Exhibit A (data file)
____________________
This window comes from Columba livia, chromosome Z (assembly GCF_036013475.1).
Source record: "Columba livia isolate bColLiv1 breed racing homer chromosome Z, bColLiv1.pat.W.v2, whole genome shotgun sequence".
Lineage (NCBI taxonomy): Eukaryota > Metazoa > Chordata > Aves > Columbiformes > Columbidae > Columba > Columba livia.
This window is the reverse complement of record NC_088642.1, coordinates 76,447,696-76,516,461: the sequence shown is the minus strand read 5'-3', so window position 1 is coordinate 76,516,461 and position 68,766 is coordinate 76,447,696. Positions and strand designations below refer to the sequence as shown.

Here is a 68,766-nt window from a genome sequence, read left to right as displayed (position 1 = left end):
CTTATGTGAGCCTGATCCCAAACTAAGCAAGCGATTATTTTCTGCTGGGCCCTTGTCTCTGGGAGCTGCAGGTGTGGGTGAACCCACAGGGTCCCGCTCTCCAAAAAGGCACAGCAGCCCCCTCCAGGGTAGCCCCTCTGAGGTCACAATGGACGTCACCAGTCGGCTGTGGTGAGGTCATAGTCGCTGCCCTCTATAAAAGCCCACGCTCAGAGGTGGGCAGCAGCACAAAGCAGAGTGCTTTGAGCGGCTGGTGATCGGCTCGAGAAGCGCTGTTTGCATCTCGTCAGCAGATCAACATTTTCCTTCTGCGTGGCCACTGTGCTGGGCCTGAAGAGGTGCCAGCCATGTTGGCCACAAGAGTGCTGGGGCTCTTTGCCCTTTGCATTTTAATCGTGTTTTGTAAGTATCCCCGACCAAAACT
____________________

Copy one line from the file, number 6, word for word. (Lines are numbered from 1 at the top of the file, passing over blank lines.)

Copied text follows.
CTTATGTGAGCCTGATCCCAAACTAAGCAAGCGATTATTTTCTGCTGGGCCCTTGTCTCTGGGAGCTGCAGGTGTGGGTGAACCCACAGGGTCCCGCTCTCCAAAAAGGCACAGCAGCCCCCTCCAGGGTAGCCCCTCTGAGGTCACAATGGACGTCACCAGTCGGCTGTGGTGAGGTCATAGTCGCTGCCCTCTATAAAAGCCCACGCTCAGAGGTGGGCAGCAGCACAAAGCAGAGTGCTTTGAGCGGCTGGTGATCGGCTCGAGAAGCGCTGTTTGCATCTCGTCAGCAGATCAACATTTTCCTTCTGCGTGGCCACTGTGCTGGGCCTGAAGAGGTGCCAGCCATGTTGGCCACAAGAGTGCTGGGGCTCTTTGCCCTTTGCATTTTAATCGTGTTTTGTAAGTATCCCCGACCAAAACT